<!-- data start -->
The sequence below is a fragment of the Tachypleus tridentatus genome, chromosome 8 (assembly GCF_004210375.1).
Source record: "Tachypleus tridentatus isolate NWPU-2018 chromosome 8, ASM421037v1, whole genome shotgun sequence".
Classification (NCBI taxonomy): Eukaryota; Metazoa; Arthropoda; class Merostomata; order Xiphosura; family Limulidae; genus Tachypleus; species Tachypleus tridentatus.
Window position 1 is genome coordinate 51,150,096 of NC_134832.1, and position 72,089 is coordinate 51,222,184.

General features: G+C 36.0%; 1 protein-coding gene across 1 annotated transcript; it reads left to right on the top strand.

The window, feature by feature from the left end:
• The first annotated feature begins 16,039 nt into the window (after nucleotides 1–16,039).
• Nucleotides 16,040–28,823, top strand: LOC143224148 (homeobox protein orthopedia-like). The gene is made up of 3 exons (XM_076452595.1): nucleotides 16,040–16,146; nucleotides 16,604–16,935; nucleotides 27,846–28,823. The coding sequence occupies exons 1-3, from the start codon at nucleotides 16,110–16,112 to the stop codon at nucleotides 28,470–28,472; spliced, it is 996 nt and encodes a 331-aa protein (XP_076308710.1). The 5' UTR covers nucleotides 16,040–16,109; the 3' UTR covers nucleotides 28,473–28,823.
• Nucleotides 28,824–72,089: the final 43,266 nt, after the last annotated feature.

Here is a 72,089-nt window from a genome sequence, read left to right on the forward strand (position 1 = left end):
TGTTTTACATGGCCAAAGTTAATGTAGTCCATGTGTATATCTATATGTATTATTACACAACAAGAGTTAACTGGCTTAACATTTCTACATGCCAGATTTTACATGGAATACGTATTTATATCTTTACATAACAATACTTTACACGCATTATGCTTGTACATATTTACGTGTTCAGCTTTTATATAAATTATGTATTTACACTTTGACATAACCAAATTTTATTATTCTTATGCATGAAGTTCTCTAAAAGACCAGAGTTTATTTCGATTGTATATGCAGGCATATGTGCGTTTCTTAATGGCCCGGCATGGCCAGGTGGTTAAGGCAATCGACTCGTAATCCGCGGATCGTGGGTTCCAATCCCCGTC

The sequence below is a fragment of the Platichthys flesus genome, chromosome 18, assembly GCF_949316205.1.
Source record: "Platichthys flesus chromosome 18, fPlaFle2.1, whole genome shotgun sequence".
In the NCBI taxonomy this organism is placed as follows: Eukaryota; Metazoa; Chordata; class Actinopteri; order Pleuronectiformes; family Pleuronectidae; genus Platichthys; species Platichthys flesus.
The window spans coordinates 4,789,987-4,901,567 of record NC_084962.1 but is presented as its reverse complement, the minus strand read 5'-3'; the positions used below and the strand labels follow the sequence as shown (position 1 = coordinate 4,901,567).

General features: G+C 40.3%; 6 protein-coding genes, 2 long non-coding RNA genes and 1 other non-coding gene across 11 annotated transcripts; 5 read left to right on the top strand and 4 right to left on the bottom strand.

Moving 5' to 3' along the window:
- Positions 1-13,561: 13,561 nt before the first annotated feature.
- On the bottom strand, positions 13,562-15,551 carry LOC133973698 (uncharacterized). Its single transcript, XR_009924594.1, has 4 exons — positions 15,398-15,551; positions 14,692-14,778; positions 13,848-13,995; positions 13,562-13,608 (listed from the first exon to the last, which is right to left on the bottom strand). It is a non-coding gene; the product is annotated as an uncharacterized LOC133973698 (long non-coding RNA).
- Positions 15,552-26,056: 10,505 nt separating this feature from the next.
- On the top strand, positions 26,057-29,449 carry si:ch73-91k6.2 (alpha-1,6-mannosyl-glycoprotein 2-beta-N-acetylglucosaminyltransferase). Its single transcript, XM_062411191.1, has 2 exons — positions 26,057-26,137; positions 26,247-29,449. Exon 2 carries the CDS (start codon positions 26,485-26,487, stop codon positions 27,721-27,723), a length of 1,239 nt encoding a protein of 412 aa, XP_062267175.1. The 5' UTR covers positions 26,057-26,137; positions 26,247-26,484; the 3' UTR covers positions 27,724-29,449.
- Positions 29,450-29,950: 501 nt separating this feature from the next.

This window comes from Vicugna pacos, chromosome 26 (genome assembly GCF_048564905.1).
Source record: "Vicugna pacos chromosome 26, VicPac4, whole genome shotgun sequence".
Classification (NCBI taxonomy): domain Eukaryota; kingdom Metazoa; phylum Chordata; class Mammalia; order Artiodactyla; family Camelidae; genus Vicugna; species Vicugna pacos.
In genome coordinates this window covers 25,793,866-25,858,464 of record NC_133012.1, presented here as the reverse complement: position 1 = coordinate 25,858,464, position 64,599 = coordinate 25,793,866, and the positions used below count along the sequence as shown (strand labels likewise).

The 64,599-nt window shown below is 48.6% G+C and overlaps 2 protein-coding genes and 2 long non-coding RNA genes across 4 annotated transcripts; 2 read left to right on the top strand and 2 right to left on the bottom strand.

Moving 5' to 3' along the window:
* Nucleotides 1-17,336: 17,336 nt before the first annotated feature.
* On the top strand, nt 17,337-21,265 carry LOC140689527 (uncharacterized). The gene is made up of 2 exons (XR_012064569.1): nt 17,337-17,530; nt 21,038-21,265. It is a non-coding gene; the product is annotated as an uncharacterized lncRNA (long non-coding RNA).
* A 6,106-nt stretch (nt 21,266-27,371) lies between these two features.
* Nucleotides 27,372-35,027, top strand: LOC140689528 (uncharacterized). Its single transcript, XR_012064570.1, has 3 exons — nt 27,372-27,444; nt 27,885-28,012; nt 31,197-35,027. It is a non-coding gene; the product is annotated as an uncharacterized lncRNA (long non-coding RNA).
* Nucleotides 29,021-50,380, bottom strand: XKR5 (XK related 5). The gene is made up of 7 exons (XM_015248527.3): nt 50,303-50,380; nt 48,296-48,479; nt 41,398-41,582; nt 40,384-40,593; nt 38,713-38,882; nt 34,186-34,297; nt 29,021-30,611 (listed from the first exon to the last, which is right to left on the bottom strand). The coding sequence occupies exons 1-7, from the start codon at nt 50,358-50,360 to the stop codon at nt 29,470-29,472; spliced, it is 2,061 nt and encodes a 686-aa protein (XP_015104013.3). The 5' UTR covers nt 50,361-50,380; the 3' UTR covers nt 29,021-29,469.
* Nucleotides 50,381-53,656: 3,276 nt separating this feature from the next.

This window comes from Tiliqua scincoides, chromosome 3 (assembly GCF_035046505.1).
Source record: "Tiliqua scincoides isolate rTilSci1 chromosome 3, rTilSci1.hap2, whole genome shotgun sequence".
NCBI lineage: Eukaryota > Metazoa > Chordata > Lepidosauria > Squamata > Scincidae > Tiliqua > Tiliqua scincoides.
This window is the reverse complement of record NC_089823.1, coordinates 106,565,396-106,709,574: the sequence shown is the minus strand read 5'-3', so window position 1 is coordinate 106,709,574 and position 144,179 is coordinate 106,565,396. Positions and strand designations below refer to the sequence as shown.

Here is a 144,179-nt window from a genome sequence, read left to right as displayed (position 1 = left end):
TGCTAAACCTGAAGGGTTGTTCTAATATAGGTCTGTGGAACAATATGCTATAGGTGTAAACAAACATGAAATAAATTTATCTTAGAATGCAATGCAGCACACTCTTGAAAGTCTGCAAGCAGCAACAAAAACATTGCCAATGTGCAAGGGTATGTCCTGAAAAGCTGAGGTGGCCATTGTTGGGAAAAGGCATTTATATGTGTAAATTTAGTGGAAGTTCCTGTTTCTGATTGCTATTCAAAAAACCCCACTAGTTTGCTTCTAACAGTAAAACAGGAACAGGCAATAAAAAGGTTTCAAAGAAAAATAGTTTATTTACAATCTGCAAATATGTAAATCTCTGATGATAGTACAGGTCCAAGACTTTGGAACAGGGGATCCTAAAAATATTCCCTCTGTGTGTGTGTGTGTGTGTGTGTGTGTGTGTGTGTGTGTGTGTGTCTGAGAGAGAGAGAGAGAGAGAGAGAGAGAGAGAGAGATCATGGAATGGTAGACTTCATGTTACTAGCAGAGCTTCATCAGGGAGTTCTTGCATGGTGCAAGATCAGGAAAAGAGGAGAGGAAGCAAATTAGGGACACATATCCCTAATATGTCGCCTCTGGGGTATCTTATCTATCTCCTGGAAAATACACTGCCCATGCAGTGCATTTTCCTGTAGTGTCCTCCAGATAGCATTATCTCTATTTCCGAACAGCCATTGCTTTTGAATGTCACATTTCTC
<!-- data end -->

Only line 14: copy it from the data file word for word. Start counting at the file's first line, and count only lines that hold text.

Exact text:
In the NCBI taxonomy this organism is placed as follows: Eukaryota; Metazoa; Chordata; class Actinopteri; order Pleuronectiformes; family Pleuronectidae; genus Platichthys; species Platichthys flesus.